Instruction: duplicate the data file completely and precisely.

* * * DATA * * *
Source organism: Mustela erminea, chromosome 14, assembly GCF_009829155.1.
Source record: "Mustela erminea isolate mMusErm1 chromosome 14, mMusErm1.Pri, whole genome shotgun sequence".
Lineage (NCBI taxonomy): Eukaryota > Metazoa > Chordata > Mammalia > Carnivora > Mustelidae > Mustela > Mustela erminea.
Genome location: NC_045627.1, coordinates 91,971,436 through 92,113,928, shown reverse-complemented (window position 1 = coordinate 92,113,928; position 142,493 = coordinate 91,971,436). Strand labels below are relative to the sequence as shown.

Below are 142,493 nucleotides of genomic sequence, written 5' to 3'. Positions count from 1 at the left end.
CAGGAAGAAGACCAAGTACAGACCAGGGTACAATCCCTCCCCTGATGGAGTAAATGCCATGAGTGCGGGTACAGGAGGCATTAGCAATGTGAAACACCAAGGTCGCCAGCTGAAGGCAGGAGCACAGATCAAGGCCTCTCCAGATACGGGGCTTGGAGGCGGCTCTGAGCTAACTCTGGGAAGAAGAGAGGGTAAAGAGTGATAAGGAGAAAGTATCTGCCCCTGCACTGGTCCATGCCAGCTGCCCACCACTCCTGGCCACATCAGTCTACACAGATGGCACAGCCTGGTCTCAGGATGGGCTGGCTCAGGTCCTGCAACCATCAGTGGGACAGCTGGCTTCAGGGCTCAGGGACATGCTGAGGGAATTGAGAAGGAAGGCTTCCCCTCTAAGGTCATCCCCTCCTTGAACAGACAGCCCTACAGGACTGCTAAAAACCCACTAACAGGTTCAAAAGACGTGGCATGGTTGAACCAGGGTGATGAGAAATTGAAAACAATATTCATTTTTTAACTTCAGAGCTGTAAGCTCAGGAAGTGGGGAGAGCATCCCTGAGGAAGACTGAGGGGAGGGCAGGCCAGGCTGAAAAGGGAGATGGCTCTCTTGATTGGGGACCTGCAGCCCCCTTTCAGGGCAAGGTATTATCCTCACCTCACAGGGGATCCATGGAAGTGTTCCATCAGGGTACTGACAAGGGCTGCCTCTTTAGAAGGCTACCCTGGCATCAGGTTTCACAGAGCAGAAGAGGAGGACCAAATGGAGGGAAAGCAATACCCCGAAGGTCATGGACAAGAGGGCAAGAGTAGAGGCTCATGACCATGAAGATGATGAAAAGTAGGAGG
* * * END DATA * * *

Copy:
Source organism: Mustela erminea, chromosome 14, assembly GCF_009829155.1.
Source record: "Mustela erminea isolate mMusErm1 chromosome 14, mMusErm1.Pri, whole genome shotgun sequence".
Lineage (NCBI taxonomy): Eukaryota > Metazoa > Chordata > Mammalia > Carnivora > Mustelidae > Mustela > Mustela erminea.
Genome location: NC_045627.1, coordinates 91,971,436 through 92,113,928, shown reverse-complemented (window position 1 = coordinate 92,113,928; position 142,493 = coordinate 91,971,436). Strand labels below are relative to the sequence as shown.

Below are 142,493 nucleotides of genomic sequence, written 5' to 3'. Positions count from 1 at the left end.
CAGGAAGAAGACCAAGTACAGACCAGGGTACAATCCCTCCCCTGATGGAGTAAATGCCATGAGTGCGGGTACAGGAGGCATTAGCAATGTGAAACACCAAGGTCGCCAGCTGAAGGCAGGAGCACAGATCAAGGCCTCTCCAGATACGGGGCTTGGAGGCGGCTCTGAGCTAACTCTGGGAAGAAGAGAGGGTAAAGAGTGATAAGGAGAAAGTATCTGCCCCTGCACTGGTCCATGCCAGCTGCCCACCACTCCTGGCCACATCAGTCTACACAGATGGCACAGCCTGGTCTCAGGATGGGCTGGCTCAGGTCCTGCAACCATCAGTGGGACAGCTGGCTTCAGGGCTCAGGGACATGCTGAGGGAATTGAGAAGGAAGGCTTCCCCTCTAAGGTCATCCCCTCCTTGAACAGACAGCCCTACAGGACTGCTAAAAACCCACTAACAGGTTCAAAAGACGTGGCATGGTTGAACCAGGGTGATGAGAAATTGAAAACAATATTCATTTTTTAACTTCAGAGCTGTAAGCTCAGGAAGTGGGGAGAGCATCCCTGAGGAAGACTGAGGGGAGGGCAGGCCAGGCTGAAAAGGGAGATGGCTCTCTTGATTGGGGACCTGCAGCCCCCTTTCAGGGCAAGGTATTATCCTCACCTCACAGGGGATCCATGGAAGTGTTCCATCAGGGTACTGACAAGGGCTGCCTCTTTAGAAGGCTACCCTGGCATCAGGTTTCACAGAGCAGAAGAGGAGGACCAAATGGAGGGAAAGCAATACCCCGAAGGTCATGGACAAGAGGGCAAGAGTAGAGGCTCATGACCATGAAGATGATGAAAAGTAGGAGG